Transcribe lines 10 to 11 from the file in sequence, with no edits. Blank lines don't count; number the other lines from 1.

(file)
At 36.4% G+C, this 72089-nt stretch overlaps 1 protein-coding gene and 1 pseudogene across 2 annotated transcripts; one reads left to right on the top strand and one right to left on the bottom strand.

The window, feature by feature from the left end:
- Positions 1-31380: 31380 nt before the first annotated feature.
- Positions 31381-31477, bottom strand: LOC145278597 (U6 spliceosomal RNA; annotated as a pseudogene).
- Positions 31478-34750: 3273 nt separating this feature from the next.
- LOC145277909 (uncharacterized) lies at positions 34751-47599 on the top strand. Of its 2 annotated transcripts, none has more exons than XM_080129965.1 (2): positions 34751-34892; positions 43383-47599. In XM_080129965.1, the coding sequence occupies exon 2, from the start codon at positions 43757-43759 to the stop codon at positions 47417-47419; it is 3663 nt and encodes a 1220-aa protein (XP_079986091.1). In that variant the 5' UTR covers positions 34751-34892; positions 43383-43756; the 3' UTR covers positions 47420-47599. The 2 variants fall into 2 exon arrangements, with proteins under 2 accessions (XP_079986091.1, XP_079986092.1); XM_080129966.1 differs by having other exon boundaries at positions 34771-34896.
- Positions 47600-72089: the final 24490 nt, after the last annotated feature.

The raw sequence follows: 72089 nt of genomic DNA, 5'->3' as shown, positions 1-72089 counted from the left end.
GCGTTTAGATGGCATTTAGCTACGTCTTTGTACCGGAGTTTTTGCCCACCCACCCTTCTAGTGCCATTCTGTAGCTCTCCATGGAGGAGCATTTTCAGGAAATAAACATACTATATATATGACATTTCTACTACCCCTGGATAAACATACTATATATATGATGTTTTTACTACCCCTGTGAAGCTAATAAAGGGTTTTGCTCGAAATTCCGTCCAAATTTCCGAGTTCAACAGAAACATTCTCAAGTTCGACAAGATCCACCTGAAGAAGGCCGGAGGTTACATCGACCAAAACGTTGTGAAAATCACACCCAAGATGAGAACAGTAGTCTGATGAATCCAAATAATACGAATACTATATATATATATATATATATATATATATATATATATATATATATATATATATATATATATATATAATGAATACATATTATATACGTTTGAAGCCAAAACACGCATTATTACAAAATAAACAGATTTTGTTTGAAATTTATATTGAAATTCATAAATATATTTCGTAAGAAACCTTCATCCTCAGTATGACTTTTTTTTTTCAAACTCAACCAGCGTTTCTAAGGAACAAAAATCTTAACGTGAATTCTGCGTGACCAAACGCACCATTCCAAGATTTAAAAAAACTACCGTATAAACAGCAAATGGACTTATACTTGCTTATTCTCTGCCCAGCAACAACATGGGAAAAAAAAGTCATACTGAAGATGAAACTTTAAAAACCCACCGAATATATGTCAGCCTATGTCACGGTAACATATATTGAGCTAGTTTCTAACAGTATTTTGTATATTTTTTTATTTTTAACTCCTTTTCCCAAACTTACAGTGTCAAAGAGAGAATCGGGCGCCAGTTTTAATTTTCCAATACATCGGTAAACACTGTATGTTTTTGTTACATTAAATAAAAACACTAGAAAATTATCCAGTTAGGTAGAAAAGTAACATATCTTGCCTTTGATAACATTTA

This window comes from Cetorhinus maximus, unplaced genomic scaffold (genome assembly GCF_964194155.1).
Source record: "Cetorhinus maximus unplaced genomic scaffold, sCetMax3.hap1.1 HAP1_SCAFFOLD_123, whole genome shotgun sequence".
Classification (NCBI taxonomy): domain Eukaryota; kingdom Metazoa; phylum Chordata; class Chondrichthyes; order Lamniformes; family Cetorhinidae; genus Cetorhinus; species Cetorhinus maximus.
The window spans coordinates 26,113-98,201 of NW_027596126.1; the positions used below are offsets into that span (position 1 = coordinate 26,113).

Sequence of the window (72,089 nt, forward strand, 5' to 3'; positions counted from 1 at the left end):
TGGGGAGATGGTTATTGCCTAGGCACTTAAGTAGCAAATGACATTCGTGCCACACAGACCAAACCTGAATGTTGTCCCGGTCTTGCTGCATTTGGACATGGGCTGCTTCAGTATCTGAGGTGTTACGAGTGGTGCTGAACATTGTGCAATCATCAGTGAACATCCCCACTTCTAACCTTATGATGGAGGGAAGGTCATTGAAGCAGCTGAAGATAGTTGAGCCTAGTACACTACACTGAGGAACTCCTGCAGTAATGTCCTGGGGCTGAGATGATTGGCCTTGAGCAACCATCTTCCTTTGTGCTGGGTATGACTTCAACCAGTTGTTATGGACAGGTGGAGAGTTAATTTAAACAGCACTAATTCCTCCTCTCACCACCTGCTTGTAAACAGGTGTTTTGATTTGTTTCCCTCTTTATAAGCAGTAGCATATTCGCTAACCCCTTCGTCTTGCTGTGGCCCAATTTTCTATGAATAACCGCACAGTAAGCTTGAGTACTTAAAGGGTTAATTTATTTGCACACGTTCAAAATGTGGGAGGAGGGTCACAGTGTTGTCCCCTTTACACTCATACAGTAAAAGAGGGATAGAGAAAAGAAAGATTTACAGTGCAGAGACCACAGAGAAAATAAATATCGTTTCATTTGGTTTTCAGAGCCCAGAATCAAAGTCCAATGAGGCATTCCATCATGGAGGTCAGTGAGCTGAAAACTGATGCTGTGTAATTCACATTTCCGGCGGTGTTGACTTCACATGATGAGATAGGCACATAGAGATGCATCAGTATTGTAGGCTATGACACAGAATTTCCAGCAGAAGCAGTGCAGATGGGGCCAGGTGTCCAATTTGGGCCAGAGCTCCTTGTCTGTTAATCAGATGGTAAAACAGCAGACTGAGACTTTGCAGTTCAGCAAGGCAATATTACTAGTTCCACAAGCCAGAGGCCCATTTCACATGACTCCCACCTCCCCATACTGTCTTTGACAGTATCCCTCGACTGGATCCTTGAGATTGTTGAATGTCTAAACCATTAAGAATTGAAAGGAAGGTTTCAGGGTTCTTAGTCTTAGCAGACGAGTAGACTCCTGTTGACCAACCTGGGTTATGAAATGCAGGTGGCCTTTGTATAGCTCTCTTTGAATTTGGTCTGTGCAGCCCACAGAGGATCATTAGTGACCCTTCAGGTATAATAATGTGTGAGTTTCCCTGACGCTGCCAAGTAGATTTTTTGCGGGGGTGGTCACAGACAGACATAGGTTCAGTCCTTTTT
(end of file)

This window comes from Cetorhinus maximus, unplaced genomic scaffold (genome assembly GCF_964194155.1).
Source record: "Cetorhinus maximus unplaced genomic scaffold, sCetMax3.hap1.1 HAP1_SCAFFOLD_123, whole genome shotgun sequence".